Constrained MLLR for Speaker Recognition

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M. Ferràs C.C. Leung C. Barras J.L. Gauvain



Maximum-Likelihood Linear Regression (MLLR) and Constrained MLLR (CMLLR) are two widely-used techniques for speaker adaptation in large-vocabulary speech recognition systems. Recently, using MLLR transforms as features for speaker recognition tasks has been proposed, achieving performance comparable to that obtained with cepstral features. We describe a new feature extraction technique for speaker recognition based on CMLLR speaker adaptation which avoids the use of transcripts. Modeling is carried out through Support Vector Machines (SVM). Results on the NIST Speaker Recognition Evaluation 2005 dataset are provided as well as in combination with two cepstral approaches such as MFCC-GMM and MFCC-SVM, for which system performance is improved by a 10% in Equal Error Rate relative terms.


Figure 1. Block diagram for GMM/UBM re-estimation.

MLLR and CMLLR can be used in speaker recognition systems to extract features that are more specifically focused on speaker-related characteristics than standard spectral envelope features. Existing work relies on a large-vocabulary speech recognition system to derive several class-dependent MLLR transforms the coefficients of which are later stacked vector-wise and their concatenation used as a feature vector. We propose a slightly different approach which consists of two stages. As a first step, a GMM/UBM model is built upon background speaker cepstral features. Next, CMLLR transforms are estimated for each speaker of interest by using this UBM and are eventually rearranged as vectors to be modeled later. To build the UBM model an iterative approach is followed shown Fig. 1. Only one CMLLR transform is estimated per speaker, resulting in one high-dimensional feature per speaker which is specially well-suited for SVM modeling.

Experiments are conducted on conversational telephone speech from NIST 2005 speaker recognition evaluation, and performance is evaluated in term of NIST-defined minimum detection cost function (MDC) and equal error rate (EER). All systems use cepstral features with differential coefficients, channel compensation and short-term gaussianization. The MFCC-GMM system is based on a MAP-adapted gender-dependent UBM with 1536 Gaussians. The MFCC-SVM expands the cepstral features through a third order monomial expansion, resulting in a 20824-D normalized mean vector, further reduced to 3197-D using Kernel Principal Component Analysis; a linear kernel SVM is trained on the resulting features. The CMLLR-SVM system has a similar SVM setup applied to the CMLLR transforms. Individual systems are fused at score level by arithmetic average.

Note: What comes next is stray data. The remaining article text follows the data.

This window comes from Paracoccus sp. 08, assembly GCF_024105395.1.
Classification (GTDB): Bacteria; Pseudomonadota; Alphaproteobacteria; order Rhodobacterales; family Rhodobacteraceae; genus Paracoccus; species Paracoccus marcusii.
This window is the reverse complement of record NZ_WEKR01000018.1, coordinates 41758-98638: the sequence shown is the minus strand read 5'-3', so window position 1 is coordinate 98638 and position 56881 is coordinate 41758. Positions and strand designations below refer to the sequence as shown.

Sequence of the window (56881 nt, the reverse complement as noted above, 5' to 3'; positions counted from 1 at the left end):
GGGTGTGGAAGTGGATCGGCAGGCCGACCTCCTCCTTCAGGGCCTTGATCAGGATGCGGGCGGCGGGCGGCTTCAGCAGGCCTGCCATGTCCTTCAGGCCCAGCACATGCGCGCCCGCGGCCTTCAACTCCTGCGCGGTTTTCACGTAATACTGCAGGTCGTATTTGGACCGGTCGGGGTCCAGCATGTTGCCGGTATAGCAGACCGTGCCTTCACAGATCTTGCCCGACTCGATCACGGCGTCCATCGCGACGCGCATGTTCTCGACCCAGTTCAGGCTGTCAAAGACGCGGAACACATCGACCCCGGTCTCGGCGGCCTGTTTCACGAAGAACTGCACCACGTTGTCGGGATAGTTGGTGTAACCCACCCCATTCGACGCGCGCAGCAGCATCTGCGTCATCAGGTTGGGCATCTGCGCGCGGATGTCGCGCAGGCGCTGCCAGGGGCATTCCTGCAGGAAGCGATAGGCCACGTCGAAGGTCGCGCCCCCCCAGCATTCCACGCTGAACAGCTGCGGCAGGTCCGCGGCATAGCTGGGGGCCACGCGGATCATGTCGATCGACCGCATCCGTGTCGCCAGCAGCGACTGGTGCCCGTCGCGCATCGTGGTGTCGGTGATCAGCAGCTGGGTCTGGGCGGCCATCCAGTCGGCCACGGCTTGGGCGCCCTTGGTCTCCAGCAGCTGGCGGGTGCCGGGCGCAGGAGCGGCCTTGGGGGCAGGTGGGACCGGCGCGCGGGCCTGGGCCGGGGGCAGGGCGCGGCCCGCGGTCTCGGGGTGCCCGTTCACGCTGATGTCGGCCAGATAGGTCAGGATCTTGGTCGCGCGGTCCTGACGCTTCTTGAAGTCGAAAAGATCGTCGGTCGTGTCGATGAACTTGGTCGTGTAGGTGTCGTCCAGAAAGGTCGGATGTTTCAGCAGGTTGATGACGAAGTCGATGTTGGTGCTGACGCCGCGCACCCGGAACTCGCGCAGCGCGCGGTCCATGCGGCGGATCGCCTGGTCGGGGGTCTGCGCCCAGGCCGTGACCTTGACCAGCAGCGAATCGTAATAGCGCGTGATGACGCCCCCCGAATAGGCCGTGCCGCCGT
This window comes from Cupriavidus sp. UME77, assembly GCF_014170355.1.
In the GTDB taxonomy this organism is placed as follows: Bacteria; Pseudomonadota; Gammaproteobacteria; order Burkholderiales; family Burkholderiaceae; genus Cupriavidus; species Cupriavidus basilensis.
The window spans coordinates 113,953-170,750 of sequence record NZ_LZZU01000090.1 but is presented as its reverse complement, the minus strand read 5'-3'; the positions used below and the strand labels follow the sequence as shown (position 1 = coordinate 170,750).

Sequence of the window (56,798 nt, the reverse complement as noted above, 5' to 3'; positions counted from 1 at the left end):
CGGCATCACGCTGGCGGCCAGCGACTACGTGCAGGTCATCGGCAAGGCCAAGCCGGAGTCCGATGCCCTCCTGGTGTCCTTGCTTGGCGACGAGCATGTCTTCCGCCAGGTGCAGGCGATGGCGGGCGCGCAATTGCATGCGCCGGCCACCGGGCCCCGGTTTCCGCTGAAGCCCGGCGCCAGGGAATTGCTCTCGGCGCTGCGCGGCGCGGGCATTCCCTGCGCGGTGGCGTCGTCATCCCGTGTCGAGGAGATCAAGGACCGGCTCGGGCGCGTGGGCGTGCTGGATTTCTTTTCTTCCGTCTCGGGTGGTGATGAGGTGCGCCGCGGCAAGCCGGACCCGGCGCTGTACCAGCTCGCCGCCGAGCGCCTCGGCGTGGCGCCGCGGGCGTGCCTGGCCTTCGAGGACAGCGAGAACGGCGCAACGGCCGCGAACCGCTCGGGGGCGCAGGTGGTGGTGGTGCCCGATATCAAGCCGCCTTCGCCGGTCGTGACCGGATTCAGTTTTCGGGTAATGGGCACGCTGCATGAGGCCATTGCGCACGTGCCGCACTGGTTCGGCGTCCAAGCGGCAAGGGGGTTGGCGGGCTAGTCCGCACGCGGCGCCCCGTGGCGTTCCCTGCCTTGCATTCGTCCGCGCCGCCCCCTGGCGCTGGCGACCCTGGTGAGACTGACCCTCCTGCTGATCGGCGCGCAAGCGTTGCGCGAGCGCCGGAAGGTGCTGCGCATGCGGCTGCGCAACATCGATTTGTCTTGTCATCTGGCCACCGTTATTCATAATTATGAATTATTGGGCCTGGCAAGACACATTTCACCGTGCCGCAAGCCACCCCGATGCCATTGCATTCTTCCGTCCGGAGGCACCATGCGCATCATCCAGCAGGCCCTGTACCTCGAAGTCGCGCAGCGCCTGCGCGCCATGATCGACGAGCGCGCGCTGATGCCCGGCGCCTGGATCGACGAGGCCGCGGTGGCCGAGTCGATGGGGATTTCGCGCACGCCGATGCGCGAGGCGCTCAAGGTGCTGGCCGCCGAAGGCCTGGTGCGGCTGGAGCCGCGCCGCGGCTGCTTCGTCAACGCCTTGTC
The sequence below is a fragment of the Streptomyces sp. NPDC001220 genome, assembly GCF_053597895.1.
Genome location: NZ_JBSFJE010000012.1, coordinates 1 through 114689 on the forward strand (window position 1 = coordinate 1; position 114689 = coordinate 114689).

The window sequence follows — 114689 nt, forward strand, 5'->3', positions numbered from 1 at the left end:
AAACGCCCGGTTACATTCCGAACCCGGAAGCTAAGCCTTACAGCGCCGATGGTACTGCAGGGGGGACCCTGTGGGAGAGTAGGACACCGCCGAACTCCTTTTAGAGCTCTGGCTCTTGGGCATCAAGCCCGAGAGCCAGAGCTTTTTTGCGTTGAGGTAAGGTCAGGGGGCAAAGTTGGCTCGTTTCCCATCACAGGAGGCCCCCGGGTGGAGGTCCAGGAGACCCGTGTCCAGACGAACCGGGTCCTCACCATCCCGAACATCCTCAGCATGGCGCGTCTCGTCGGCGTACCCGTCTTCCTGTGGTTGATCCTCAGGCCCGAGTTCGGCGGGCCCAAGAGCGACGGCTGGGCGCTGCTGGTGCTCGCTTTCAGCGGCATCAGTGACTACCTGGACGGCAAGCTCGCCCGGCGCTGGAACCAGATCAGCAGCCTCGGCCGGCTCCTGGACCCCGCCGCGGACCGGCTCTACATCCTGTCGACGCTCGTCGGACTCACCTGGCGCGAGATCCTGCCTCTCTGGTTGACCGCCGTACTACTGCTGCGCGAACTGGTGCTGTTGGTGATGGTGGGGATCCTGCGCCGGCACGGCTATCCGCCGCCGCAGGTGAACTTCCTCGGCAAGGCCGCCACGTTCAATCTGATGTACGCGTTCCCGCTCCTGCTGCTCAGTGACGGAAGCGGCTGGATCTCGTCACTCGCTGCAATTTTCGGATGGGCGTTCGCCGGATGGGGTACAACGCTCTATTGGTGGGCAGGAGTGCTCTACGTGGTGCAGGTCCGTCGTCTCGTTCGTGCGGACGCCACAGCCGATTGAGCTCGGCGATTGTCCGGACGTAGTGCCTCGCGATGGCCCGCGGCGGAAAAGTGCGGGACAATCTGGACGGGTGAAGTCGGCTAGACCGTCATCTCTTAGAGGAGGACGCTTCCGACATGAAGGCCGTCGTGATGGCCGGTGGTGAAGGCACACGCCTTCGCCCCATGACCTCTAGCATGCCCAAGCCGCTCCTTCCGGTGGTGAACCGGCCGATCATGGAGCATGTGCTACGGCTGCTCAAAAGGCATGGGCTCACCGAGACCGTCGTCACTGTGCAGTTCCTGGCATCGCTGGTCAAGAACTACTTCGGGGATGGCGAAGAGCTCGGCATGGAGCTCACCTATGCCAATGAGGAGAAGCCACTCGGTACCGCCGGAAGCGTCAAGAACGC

Figure 2. DET curve for the individual systems MFCC-GMM, MFCC-SVM and CMLLR-SVM and for the baseline and all-combination systems

Two re-estimation iterations were found optimal for the CMLLR-SVM system. Table 1 shows results for each individual system, MFCC-GMM (a), MFCC-SVM (b) and CMLLR-SVM (c), and the baseline system (a+b) and all-combination system (a+b+c). CMLLR-SVM is competitive with the other individual systems (a and b) in terms of EER. Both MFCC-GMM and MFCC-SVM significantly outperform CMLLR-SVM in MDC, though. This trend is confirmed after fusion of all individual systems. Including CMLLR-SVM in the fusion brings about a 10% relative improvement over the baseline in EER, but leaves MDC at the same level.

System MDC (x100) EER (%)
MFCC-GMM (a) 0.330 8.61
MFCC-SVM (b) 0.277 7.41
CMLLR-SVM (c) 0.370 8.15
Baseline (a+b) 0.266 7.11
All-combination (a+b+c) 0.260 6.40
Table 1. MDC and EER for the individual, baseline and all-combination systems.

Fig. 2 shows DET curves for the individual systems. MFCC-SVM outperforms the two other systems, and CMLLR-SVM and MFCC-GMM complement each other, depending on the DET curve region. The all-combination system consistently outperforms the baseline system. This improvement is small at the MDC operating point and gets larger for lower miss probability values, for instance, a 10% relative improvement in EER.


The main advantage of using CMLLR instead of MLLR transformations is that the training procedure is not transcript-dependent or language-dependent while still capturing differences between speaker-independent and speaker-dependent acoustic features. On the other side, since a GMM is used to estimate the transform the resulting transform is less precise and probably more dependent on the message.


M. Ferras, C-C. Leung, C. Barras, and J-L. Gauvain. "Constrained MLLR for Speaker Recognition". In Proceedings of ICASSP, pages 53-56, Honolulu, Hawaii, April 2007.


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